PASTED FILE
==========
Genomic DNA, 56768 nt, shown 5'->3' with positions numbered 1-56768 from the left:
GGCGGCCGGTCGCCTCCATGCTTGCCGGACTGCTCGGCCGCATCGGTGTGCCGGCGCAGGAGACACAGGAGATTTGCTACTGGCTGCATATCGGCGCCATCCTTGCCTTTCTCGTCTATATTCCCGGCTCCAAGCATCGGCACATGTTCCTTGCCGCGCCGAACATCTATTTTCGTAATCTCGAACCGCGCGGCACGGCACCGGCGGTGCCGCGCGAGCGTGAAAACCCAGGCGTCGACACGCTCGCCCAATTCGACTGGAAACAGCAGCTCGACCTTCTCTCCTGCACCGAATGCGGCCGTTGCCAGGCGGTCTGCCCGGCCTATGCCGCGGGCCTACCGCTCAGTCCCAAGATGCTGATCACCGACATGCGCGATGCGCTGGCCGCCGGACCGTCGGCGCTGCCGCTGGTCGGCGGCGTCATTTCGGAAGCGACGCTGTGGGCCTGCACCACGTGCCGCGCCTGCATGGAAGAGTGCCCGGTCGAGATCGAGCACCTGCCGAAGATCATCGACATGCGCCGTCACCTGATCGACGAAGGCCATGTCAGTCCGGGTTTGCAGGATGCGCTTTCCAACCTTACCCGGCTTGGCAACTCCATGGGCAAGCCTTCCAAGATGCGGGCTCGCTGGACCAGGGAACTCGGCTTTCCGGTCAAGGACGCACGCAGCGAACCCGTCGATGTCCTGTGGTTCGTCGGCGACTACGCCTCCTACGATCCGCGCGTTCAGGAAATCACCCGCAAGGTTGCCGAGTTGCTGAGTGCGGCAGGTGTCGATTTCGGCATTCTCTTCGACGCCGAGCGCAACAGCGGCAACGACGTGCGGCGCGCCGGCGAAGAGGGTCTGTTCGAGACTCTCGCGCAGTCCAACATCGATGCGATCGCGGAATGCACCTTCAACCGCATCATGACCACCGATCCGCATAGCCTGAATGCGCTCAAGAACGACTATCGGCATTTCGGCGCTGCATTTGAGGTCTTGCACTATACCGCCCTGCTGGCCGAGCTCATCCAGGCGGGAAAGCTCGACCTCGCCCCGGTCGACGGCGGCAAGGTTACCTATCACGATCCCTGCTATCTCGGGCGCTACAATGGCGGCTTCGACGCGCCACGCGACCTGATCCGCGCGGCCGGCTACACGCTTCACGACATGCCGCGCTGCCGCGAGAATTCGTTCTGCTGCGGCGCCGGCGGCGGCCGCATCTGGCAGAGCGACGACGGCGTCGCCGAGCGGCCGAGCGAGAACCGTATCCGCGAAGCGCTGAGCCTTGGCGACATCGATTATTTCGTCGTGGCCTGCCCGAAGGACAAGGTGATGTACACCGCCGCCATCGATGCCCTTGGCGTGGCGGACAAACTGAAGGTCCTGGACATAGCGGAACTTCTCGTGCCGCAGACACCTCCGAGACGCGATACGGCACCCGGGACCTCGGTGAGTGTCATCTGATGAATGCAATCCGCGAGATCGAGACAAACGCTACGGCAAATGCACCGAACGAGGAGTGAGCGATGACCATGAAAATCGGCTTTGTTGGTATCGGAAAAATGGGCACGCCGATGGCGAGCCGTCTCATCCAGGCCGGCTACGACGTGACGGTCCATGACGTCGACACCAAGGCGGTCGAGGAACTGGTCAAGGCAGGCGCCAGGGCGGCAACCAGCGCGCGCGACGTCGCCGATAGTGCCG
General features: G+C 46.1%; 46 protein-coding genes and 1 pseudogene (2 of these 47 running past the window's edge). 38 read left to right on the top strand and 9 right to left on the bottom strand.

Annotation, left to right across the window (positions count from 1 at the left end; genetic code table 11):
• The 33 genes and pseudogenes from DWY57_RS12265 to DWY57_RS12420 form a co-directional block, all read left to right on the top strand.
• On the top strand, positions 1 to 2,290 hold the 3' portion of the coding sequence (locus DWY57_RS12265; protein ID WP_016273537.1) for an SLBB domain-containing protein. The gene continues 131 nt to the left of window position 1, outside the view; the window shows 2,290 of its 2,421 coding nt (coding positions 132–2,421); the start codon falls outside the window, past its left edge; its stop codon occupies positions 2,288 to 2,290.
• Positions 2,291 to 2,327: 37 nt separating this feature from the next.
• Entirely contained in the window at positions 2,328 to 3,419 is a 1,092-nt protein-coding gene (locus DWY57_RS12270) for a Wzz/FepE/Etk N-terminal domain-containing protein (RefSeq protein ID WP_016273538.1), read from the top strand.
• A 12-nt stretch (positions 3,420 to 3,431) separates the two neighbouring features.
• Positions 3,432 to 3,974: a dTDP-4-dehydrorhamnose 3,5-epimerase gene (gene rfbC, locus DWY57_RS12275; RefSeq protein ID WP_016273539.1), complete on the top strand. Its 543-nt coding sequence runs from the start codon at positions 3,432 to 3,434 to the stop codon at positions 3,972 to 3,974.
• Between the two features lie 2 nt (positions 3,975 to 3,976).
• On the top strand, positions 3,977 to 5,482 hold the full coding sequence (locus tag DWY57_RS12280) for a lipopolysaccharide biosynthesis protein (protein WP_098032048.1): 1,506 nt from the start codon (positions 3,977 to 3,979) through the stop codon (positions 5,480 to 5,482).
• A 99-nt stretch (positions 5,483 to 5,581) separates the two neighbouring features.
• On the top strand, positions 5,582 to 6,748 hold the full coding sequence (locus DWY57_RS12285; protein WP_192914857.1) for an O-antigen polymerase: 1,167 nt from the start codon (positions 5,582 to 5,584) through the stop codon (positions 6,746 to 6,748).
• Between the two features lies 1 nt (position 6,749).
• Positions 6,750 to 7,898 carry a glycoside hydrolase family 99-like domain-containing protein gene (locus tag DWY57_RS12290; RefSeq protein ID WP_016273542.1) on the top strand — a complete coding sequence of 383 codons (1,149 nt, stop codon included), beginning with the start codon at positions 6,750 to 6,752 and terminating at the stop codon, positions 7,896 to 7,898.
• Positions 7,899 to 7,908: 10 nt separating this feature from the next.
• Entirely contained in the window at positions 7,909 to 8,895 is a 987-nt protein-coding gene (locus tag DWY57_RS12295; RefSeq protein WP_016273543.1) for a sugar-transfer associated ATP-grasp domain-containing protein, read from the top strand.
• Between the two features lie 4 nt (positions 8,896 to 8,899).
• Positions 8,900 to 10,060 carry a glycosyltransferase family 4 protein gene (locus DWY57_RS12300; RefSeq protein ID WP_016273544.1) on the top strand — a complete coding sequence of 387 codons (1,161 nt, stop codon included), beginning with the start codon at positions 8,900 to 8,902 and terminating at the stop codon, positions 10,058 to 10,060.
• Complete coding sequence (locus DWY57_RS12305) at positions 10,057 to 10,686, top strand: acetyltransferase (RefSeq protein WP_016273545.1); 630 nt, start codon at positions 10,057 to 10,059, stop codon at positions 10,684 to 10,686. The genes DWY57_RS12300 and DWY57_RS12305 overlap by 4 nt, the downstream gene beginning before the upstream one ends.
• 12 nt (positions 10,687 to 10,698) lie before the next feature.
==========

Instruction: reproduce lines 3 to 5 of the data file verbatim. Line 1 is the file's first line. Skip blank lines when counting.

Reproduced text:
General features: G+C 46.1%; 46 protein-coding genes and 1 pseudogene (2 of these 47 running past the window's edge). 38 read left to right on the top strand and 9 right to left on the bottom strand.

Annotation, left to right across the window (positions count from 1 at the left end; genetic code table 11):
• The 33 genes and pseudogenes from DWY57_RS12265 to DWY57_RS12420 form a co-directional block, all read left to right on the top strand.